The union representing airline pilots at German airline Lufthansa voted overwhelmingly on Sunday in favor of industrial action that could become an official strike.
Such a move, if the Vereinigung Cockpit union goes ahead, threatens to complicate what has already been a disrupted summer travel season.
Lufthansa serves at least 20 US airports, carrying passengers to Frankfurt and Munich.
The pilots want to negotiate a new contract that would include salary increases in a context of skyrocketing inflation. Early Monday, Reuters reported that Lufthansa was working to resolve the dispute before a strike could take place.
The risk to U.S. travelers likely to be booked on Lufthansa is significant, Henry Harteveldt, travel industry analyst and president of Atmosphere Research Group, said in an email. If a strike occurs before mid-September, he said, it could have a substantial impact on summer recreational airmen. If this were to happen after September or later in the fall, business travelers would be more affected.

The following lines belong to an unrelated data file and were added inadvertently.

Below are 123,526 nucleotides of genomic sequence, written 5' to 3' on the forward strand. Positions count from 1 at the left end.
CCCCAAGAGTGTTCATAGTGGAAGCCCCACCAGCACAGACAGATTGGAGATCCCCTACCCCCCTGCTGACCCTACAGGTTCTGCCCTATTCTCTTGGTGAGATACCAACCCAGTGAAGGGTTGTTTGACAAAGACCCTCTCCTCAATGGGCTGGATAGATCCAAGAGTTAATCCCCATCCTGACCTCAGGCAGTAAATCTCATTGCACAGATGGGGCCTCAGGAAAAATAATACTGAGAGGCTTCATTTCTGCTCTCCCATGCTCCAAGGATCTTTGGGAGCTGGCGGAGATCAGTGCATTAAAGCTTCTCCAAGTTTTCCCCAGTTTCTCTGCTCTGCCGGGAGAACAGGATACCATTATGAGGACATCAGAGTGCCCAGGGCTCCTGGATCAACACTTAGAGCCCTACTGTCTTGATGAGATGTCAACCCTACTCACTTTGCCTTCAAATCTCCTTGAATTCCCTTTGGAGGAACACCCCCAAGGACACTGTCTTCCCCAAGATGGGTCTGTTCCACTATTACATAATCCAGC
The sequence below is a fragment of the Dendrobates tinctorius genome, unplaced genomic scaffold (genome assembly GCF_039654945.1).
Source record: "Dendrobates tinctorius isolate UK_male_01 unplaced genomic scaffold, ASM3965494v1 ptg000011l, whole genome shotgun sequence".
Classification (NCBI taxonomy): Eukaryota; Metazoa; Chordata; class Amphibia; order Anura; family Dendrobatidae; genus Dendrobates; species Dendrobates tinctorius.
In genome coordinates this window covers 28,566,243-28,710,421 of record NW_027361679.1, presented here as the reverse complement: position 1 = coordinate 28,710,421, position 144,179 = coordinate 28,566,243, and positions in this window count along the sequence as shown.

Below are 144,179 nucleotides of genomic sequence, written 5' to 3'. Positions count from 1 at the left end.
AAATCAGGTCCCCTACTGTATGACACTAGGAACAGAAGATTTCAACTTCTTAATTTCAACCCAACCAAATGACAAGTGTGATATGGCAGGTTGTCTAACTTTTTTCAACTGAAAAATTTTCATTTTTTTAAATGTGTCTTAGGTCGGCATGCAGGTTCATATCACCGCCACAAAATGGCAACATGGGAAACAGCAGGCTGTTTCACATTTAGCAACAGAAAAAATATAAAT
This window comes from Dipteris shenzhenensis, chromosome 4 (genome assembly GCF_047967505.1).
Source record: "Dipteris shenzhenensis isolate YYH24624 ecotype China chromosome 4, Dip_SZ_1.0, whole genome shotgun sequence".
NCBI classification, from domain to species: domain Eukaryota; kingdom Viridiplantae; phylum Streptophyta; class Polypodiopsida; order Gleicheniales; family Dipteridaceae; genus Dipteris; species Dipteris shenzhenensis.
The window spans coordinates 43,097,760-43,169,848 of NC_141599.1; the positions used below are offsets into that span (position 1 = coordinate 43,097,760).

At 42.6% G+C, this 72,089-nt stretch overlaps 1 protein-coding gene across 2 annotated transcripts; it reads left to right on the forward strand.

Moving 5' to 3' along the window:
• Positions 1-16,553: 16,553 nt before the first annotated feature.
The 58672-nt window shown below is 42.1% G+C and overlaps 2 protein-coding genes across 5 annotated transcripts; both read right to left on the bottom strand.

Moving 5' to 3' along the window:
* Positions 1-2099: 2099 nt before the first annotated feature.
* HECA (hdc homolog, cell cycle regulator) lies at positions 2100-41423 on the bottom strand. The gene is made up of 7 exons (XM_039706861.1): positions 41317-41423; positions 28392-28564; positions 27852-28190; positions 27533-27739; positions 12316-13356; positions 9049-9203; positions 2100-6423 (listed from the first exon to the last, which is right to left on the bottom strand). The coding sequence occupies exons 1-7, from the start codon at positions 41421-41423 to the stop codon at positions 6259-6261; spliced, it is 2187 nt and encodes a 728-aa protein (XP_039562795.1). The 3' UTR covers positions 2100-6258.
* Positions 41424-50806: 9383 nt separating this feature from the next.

“American travelers shouldn’t press the panic button just yet, but they better know where it is,” he said.
Lufthansa will likely try to prioritize its flights between the United States and Europe over its other long-haul routes and flights within Europe, Harteveldt said.
On routes where Lufthansa will not be able to operate all of its own flights or operate flights, it will attempt to reroute passengers to other airlines with which it has partnerships, such as United Airlines and Air Canada, did he declare.
“But no matter how hard he tries, I doubt he can operate all flights on all routes between Germany and the United States,” Harteveldt said.